I’d been floundering around in the game for four days now and still hadn’t seen anything that would even hint at its reputation as a marriage-wrecking, life-sink.
So after consulting Google, I decided to follow the advice of a blog post entitled ‘World of Warcraft: How to make friends (and maybe even influence people)’. In short the advice was treat it like a single-player game and the social stuff will follow.
Trouble is World of Warcraft isn’t great as a single-player experience. Its quest structure is incredibly linear. It feels like you’re on one of those moving walkways they have in airports and stuck behind a family that has rebuilt the Leaning Tower of Pisa out of suitcases.
The quests boil down to collecting several items or killing a quota of monsters. You do the job, return to the character doling out the quests, get a reward and move onto the next quest.
It’s a conveyor belt and it’s not unusual to end up waiting for monsters to regenerate because the people ahead of you who are doing the same quest have killed them.
But advice is advice. So off I trudged. Quests came and went. A few were fun. Most reminded me of Sega’s ageing hack 'em up Golden Axe. Slay monster. Move forward. Slay next monster. Repetitive, but short enough to escape tedium.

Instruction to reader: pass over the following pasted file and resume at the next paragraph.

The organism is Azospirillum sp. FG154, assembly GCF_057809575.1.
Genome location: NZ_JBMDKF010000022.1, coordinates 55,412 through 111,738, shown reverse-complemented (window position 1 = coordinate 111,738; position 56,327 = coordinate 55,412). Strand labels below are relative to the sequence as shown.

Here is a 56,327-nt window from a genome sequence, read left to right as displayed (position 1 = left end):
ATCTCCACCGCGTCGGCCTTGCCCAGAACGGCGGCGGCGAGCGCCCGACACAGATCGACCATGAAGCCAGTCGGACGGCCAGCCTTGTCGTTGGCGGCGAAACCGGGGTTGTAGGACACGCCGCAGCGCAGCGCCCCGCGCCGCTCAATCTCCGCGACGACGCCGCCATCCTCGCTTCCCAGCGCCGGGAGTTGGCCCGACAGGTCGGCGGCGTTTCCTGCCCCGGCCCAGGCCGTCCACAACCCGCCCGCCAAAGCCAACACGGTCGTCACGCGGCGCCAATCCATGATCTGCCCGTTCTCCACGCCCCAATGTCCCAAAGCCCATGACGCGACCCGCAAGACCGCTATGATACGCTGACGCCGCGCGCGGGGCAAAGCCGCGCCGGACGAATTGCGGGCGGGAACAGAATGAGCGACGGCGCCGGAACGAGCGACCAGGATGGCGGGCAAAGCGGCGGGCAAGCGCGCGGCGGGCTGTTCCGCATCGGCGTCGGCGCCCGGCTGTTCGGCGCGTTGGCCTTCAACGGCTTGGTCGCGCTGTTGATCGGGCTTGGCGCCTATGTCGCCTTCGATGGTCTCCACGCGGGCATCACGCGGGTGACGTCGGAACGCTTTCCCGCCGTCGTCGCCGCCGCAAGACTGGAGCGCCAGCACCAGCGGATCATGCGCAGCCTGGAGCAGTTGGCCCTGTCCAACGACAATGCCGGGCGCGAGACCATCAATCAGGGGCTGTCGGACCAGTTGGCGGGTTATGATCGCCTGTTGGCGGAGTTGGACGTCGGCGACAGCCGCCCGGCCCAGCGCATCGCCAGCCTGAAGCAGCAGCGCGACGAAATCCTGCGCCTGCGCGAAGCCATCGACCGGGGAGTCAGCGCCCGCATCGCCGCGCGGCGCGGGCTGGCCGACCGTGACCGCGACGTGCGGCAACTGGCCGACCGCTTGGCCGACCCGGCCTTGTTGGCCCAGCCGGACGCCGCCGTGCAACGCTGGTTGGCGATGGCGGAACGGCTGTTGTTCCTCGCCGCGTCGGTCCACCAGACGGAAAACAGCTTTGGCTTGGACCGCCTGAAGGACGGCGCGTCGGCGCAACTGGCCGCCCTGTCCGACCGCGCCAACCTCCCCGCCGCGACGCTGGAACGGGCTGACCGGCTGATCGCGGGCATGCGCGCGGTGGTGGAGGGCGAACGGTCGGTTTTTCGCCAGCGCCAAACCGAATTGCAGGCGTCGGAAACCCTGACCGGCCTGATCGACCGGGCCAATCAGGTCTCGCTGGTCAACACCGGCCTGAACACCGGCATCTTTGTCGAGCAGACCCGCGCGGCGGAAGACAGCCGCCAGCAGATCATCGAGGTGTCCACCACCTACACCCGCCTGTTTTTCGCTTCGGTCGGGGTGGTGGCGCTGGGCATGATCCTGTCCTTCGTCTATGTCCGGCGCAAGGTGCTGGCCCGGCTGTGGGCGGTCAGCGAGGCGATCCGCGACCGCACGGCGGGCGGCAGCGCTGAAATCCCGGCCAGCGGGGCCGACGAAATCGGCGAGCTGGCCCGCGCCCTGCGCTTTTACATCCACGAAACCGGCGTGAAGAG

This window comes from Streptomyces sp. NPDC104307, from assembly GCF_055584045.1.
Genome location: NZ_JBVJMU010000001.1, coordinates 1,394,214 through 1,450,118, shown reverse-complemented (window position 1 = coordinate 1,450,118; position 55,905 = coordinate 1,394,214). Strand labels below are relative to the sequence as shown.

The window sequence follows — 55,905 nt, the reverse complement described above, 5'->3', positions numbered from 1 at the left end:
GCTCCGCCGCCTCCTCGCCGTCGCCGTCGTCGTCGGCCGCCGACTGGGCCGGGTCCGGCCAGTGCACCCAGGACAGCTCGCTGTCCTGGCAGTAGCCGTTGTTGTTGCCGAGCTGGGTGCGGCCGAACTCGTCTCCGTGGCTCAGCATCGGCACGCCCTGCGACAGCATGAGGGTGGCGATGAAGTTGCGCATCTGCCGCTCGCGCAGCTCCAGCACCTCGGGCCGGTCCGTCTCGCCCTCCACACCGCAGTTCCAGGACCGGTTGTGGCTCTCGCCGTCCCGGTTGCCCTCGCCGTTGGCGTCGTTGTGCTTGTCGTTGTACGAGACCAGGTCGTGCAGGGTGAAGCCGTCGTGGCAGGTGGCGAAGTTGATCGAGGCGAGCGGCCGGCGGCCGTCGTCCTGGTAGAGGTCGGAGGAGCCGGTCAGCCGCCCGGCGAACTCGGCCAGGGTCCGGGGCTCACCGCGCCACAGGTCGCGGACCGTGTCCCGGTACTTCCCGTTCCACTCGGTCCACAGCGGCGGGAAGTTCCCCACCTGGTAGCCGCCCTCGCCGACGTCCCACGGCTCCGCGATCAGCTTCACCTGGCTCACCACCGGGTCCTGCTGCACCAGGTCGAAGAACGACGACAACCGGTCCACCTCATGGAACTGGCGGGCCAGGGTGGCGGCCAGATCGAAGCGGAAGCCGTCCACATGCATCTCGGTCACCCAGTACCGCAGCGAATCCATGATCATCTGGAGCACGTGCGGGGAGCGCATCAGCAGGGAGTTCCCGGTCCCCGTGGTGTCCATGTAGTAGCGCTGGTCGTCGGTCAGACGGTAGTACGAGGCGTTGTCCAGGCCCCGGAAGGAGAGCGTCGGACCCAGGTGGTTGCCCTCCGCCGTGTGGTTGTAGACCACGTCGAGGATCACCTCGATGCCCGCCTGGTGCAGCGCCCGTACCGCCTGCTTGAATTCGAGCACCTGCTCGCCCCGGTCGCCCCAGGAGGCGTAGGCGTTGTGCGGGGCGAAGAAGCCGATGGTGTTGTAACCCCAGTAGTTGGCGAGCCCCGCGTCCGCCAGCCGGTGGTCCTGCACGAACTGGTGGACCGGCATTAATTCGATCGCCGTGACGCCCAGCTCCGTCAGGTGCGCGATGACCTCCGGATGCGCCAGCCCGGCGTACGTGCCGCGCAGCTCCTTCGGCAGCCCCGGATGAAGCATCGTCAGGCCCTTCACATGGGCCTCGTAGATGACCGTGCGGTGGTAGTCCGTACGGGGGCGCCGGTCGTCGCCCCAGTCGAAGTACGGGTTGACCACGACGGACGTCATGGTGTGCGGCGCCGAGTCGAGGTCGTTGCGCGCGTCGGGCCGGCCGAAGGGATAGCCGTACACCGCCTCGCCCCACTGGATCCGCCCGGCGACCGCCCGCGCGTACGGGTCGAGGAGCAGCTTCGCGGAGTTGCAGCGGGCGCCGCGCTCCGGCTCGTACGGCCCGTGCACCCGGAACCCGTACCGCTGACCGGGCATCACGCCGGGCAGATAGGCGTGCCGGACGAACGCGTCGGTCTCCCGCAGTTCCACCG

And then, out of the blue, I was asked to join a party of other players. The advice, dubious as it sounded, worked.
The quests didn’t change but playing as part of a team adds something to any game and this is no exception. Not that this was a particularly chatty bunch. The sole topic of conversation was how to whistle at a stolen ram. ‘Do you know,’ we asked each other before the inevitable reply: ‘no idea’.
The stolen ram quest’s lack of guidance had us flummoxed, but it didn’t really matter because it was enjoyable enough to race around slaughtering passing monsters and throwing snowballs at each other (the game is in full-on Christmas mode at the moment with fairy lights, santa costumes and Christmas trees cropping up all over the place).
Finally it seemed like there might be something to the game beyond the cookie-cutter quests. But with only one more day left of my trip into the World of Warcraft, I’m still no closer to becoming a Warcraft junkie.